KXAN, Flu Cases Double
It’s Not Too Late to Get a Flu Shot, Says Dr. Chang
February 01, 2019
In a single week, the number of Austin Regional Clinic patient testing positive for influenza doubled – from 220 cases Jan. 6-12 to 431 Jan. 13-19, KXAN-TV reported Wednesday.
While it’s still too early to make predictions about this year’s flu season, Dr. Christopher Chang, family medicine physician at ARC’s Far West clinic, warned that the number of Central Texas cases will likely continue to climb.
ARC’s Katie Castle, RN, also was interviewed for the story because she knows exactly what her influenza patients are experiencing. Last year, what “started with a little tickle” in her throat turned into a “horrible seven days where I felt like I was completely drained of my energy.”
Dr. Chang warned KXAN viewers, if they think they have the flu, not to jump right away to taking Tamiflu. The popular medicine is effective only in the first 48 hours of illness, he noted.
“After that point, the flu virus, it’s in your system,” he said. “It’s already doing what it’s going to do. Tamiflu isn’t going to help block that infection from hitting your system.”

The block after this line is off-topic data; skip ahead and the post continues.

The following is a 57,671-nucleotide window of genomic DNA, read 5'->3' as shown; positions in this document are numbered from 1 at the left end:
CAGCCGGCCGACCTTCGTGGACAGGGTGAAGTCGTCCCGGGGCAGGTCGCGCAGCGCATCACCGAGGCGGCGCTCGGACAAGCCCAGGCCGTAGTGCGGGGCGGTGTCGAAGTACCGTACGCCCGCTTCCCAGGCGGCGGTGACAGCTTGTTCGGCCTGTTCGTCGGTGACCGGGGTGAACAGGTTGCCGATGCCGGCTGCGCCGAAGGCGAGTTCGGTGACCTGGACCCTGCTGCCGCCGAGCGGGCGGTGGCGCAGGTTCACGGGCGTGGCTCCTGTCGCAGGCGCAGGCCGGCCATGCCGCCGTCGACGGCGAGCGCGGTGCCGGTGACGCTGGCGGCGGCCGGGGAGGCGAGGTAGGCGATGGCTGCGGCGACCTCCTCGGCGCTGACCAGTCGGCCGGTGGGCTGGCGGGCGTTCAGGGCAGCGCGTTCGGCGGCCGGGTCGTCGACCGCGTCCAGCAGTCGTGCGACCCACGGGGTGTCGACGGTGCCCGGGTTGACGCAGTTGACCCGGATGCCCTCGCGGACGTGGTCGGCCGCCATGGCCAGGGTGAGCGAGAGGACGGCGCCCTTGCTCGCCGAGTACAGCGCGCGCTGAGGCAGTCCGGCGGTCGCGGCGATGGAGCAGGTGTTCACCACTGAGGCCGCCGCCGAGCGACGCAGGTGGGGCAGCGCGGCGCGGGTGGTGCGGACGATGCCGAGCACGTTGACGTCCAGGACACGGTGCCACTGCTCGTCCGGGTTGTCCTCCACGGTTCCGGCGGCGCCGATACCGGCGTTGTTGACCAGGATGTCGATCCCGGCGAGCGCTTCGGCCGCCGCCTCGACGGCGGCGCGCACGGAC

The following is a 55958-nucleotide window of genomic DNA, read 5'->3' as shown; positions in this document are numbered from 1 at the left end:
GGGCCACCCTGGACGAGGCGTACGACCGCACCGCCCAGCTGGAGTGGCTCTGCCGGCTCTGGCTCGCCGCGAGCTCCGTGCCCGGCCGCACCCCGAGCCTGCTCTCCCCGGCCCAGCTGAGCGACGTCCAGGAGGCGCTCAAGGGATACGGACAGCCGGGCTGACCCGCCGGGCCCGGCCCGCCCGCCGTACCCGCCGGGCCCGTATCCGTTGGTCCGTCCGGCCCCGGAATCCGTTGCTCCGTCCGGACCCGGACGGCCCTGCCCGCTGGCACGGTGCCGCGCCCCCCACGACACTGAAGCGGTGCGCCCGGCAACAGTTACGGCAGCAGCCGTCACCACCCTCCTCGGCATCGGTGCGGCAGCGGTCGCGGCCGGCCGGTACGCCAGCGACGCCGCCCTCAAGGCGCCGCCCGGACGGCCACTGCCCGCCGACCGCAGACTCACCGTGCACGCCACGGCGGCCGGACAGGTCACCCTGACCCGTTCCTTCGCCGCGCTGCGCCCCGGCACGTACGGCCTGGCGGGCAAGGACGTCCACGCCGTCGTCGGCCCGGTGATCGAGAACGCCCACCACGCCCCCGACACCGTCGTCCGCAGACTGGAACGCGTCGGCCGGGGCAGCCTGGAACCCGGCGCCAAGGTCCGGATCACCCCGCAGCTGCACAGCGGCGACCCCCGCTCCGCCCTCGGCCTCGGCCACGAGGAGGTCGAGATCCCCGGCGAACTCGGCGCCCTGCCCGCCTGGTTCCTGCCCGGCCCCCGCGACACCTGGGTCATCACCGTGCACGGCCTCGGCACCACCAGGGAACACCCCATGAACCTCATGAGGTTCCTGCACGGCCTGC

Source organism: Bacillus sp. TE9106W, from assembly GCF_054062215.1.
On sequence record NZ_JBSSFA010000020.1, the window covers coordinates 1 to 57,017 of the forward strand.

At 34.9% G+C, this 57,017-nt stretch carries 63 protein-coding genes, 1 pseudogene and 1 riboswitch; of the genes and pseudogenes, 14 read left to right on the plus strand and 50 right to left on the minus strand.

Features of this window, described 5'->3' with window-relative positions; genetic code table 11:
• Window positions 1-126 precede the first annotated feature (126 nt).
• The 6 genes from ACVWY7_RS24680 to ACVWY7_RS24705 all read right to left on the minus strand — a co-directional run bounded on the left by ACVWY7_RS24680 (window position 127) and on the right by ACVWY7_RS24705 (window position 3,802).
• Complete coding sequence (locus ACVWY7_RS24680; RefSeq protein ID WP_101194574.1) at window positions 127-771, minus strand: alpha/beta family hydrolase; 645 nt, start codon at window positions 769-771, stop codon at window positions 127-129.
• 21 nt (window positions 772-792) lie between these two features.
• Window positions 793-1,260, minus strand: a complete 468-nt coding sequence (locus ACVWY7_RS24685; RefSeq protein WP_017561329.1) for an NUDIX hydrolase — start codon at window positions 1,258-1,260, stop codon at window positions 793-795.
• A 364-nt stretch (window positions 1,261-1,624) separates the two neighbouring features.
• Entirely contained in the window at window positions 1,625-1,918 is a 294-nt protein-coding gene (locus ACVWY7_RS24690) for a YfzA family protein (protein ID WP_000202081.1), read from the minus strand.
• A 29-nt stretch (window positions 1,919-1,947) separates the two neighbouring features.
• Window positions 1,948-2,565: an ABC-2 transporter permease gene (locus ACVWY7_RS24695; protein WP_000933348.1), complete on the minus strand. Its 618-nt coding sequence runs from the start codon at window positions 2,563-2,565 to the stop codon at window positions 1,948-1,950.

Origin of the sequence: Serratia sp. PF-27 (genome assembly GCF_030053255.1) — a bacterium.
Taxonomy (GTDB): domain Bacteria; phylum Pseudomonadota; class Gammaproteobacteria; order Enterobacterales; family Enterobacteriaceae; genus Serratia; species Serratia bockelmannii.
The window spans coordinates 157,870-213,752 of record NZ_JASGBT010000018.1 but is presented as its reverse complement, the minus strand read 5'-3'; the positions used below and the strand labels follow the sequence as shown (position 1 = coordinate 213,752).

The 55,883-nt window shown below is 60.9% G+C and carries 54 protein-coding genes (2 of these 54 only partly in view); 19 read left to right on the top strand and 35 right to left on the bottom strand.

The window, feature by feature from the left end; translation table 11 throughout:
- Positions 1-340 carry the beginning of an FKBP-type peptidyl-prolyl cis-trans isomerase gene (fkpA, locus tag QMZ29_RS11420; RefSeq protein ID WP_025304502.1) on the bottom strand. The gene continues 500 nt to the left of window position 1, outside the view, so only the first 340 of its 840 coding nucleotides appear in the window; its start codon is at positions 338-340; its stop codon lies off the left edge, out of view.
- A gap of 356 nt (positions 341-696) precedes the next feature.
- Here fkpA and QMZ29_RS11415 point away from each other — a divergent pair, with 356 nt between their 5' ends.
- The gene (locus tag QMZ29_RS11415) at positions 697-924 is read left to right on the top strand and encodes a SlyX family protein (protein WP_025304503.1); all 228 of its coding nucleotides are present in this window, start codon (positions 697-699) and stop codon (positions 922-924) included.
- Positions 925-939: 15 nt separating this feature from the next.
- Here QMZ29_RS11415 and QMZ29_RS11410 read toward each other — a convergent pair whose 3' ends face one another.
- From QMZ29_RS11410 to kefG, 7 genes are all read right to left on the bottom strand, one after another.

Also, routinely using Tamiflu can reduce the effectiveness of the medicine for treating flu.
“Every year, the flu virus changes, so every time we use Tamiflu in somebody who doesn’t really need it, there’s a chance it’ll increase the risk of resistance from future flu cases,” Dr. Chang warned.
The KXAN story notes routine ways that Central Texans can avoid getting and spreading the flu: cover your cough, stay home if you’re sick and wash your hands frequently.
The best step is to get a flu vaccine that protects against the virus, or at least alleviates its impact. KXAN cited U.S. Centers for Disease Control (CDC) studies that show vaccination reduces:
- Children’s risk of dying;
- Admissions to hospital intensive care units (ICUs);
- The length of ICU stays; and
See the complete interview on KXAN-TV.
Suffering from flu-like symptoms and want to be tested? Book an appointment with an Austin Regional Clinic physician.